Friday, October 07, 2022

Rabbi Dr. Noam Weinberg, in an article posted on JewishIdeas.org, speaks of the need for today’s Jewish educators to be able to relate to their students. While some in the education community argue that it’s best for these teachers to model a lifestyle free from the impure influences of modern, secular society, Rabbi Weinberg disagrees. He suggests that, in the spirit of Rabbi Shlomo Carlebach and the Ba’al Shem Tov, in order to rescue those students who have “fallen down in the mud,” today’s teachers must get a bit dirty themselves.

Rabbi Weinberg recalls an anecdote from his youth when his 3rd grade rebbe shared a video game with his class. The game was “Torah Frogger,” and it came out at about the same time as Atari’s version of the game that many of us spent hours mastering in our living rooms or in friends’ basements. That was one example of how a teacher connected with his students without being exactly like his students.

I was privy to another example that illustrates this further. A student club at Yeshiva University hosted a Shabbaton in the fall at which I was a guest, along with Rabbi Dr. Shlomo Carmy, a respected authority on Jewish theology, history, and philosophy who is, by all counts, pretty frum. We sat on a panel together Friday evening and discussed matters pertaining to education. In response to one question, Rabbi Carmy turned to the audience and asked them, “Are you familiar with the movie Clueless?”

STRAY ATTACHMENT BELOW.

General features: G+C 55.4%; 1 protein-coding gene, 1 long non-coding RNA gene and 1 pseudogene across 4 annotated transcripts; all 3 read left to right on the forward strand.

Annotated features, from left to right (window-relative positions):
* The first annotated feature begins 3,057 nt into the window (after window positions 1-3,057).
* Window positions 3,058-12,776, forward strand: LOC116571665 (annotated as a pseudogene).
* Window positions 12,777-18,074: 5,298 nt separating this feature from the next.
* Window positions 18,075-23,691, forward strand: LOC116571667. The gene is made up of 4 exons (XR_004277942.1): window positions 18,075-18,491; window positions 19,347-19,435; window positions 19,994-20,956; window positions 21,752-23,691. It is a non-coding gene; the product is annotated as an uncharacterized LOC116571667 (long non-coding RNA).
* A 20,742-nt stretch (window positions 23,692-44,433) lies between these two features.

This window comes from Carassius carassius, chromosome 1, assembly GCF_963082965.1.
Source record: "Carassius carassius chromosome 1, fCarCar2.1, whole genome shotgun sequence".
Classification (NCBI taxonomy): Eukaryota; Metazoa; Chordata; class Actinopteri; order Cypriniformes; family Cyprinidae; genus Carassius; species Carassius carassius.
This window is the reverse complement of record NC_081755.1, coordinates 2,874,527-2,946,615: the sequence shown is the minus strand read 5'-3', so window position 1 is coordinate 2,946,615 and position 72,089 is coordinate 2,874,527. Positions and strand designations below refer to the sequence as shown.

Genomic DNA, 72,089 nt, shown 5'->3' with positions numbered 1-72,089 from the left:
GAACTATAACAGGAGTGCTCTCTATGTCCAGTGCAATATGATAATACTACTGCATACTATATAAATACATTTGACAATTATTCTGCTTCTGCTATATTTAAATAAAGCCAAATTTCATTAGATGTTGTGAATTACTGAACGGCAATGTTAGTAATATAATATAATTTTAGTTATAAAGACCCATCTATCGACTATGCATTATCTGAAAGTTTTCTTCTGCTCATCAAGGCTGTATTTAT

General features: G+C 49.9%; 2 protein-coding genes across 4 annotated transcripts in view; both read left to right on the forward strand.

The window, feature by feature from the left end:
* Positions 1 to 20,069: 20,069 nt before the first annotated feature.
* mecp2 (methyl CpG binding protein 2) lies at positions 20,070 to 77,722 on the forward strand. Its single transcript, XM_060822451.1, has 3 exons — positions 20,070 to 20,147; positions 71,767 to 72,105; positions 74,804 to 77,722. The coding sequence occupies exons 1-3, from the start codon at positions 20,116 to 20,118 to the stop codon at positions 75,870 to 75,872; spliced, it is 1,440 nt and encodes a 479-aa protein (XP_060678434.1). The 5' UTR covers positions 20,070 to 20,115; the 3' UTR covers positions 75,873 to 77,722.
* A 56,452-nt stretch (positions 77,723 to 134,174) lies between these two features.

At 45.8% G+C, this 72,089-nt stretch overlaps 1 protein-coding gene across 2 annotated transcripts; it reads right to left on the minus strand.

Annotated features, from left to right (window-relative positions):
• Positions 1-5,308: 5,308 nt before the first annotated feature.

My jaw dropped as did many others in the room. For those who don’t know, Clueless is a movie from the mid-1990’s starring Alicia Silverstone. According to IMDB, it’s a “West Coast teen lifestyle parody centered around Cher, a popular high school girl who spends her days playing matchmaker, helping her friends with fashion choices, and looking for a boyfriend.” I could not imagine any reason why Rabbi Carmy would have seen the movie. After a pregnant pause, Rabbi Carmy inspired laughter when he said, “I haven’t seen it, but I’ve heard that it’s based on Emma by Jane Austen, a book you might have heard of that I have read.” In other words, Rabbi Carmy had never seen the movie and had no plans to see it. However, he knew that people in his audience probably had seen it or were familiar with it, perhaps more familiar than they were with the classic novel on which it was based. Rabbi Carmy had made it his business to learn about what his students knew and cared about. He didn’t sink down into the mud, so to speak, but he did study the mud from afar and connect it to something far less muddy in his own experience.

The lesson here is nuanced. It is commonly agreed that it is important to know what your students (or campers, or NCSYers, etc.) are watching, reading, playing, and talking about. However, one can and should be careful about how much he invests in understanding these things intimately. Is it enough to know that there’s such a show as Glee and to be familiar with the broad strokes of its story line (which one could find on Wikipedia), or should one watch an episode to “really understand” what kids love about it? Ultimately, the answer must be a personal one and should be guided by a fidelity to halacha and one’s own hashkafa (and, where appropriate, rabbinic guidance). But it’s important to ask the question of yourself frequently.

The two examples cited above illustrate what I believe is a profound truth about how kids relate to their teachers and other role models. I think kids relate best to teachers who represent what they could see themselves becoming when they are grown, not teachers who are on their level today.

Rabbi Maccabee Avishur is the Associate Director for Teaching and Learning at Yeshiva University’s Institute for University-School Partnership. He can be reached at avishur_yu.edu.

By Rabbi Maccabee Avishur

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